As Dunkin' Brands expands to the West, Setter hopes to take on additional business. "We hope they let us be part of that expansion as they set up their distribution network. Although we're only operating one shift each day, our warehouse is set up to operate 24 hours a day, so we could certainly handle the increased business, and Ryder could help us facilitate that."
To generate additional revenue, the MADC developed a separate truckload division. "The division allows us to handle close to 80 percent of our own backhauls," says Setter. "We'll take another company's product to a destination, pick our own product up and bring the product back. We control 80 percent to 90 percent of our inbounds ourselves." Another revenue stream is going to come from the facility's freezer. "We have a huge freezer and we want to get into third-party refrigerated warehousing," says Setter. "With the new WMS, we will be able to segregate the space and manage it as a separate inventory."
Right now, the MADC delivers to its members once a week, but will soon double that, according to Setter. "We want to be able to make two deliveries a week to every shop that wants it. That's a monumental task in just setting up the orders here and figuring out the routing. If you're delivering to a shop once a week, you know they're going to take a delivery, but if it's twice a week--and they have a light week-they may not take another delivery.
"That means we're going to have to continuously modify the routes and still hit the time frames that we've established with the other members so that they get their delivery when they're supposed to get it."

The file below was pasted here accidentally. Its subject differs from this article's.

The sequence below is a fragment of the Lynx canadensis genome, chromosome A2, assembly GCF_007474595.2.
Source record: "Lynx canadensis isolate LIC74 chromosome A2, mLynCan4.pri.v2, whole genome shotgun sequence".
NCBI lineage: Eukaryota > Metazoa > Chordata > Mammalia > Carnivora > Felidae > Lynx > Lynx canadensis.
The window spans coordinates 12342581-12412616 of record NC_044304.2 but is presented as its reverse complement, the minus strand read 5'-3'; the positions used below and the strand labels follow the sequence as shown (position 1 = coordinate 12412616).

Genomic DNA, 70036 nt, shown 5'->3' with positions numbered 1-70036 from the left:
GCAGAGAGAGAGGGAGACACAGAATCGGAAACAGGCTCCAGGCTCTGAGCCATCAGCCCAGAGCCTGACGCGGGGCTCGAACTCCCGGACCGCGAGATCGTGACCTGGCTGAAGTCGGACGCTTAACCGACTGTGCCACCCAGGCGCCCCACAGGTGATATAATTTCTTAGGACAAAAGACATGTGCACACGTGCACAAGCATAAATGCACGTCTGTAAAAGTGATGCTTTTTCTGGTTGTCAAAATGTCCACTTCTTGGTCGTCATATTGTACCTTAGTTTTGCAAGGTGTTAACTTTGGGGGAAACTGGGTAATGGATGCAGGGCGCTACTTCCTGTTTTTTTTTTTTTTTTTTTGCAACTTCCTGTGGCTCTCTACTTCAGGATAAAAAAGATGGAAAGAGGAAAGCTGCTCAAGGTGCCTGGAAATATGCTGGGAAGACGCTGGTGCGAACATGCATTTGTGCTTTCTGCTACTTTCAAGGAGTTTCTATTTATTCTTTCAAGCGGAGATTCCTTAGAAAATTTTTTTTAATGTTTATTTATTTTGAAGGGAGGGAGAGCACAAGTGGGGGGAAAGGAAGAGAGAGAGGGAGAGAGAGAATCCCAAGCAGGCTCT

It all boils down to customer service. "It's going to take some time to change the mindset of our employees," says Setter. "Like our customer service reps, our drivers will also play a new role. They're just drivers now, but they're going to have to become salesmen."
But with its new facility, technology-and most of all-it's new, customer-focused attitude, the MADC is off to a great start.
Now, That's A Lot Of Joe
When the first Dunkin' Donuts shop opened in Quincy, MA, in 1950, founder Bill Rosenberg couldn't have imagined that, by the turn of the century, thousands of Dunkin' Donuts franchisees would be serving 2.7 million cups of coffee a day.
Today, Dunkin' Donuts is the number one retailer of coffee by-the-cup in America. There are more than 4,400 Dunkin' Donuts locations across 36 states, the majority of which are located in the Mid Atlantic and Northeast. In fact, 80 percent of its sales come from just 35 percent of the United States, but not for much longer.
Dunkin' Donuts is looking to expand to the Midwest and South and has entered four new markets--Cleveland; Charlotte, NC; Tampa, FL; and Cincinnati. The company plans to open up more than 500 stores this year, taking on its two rivals, Starbucks Corp. and Krispy Creme, which have a much tighter stronghold on the West and South.
While both competitors have posted double-digit growth over the past couple of years, Dunkin Donuts has done pretty well itself. Sales increased last year by 10 percent-not too shabby for a 55-year old brand.
That's because Dunkin' Donuts is creating a new recipe for success. First, it expanded its menu beyond doughnuts to include bagels, low-fat muffins and breakfast sandwiches. Next, it launched the Coolatta to compete with Starbuck's Frappuccino, and added flavored coffees at lower price points than its competitors.
Most recently, Dunkin' Donuts has added lattes, cappuccinos and espressos to its mix. Anything its competitors can do, Dunkin' Donuts thinks it can do better-and cheaper.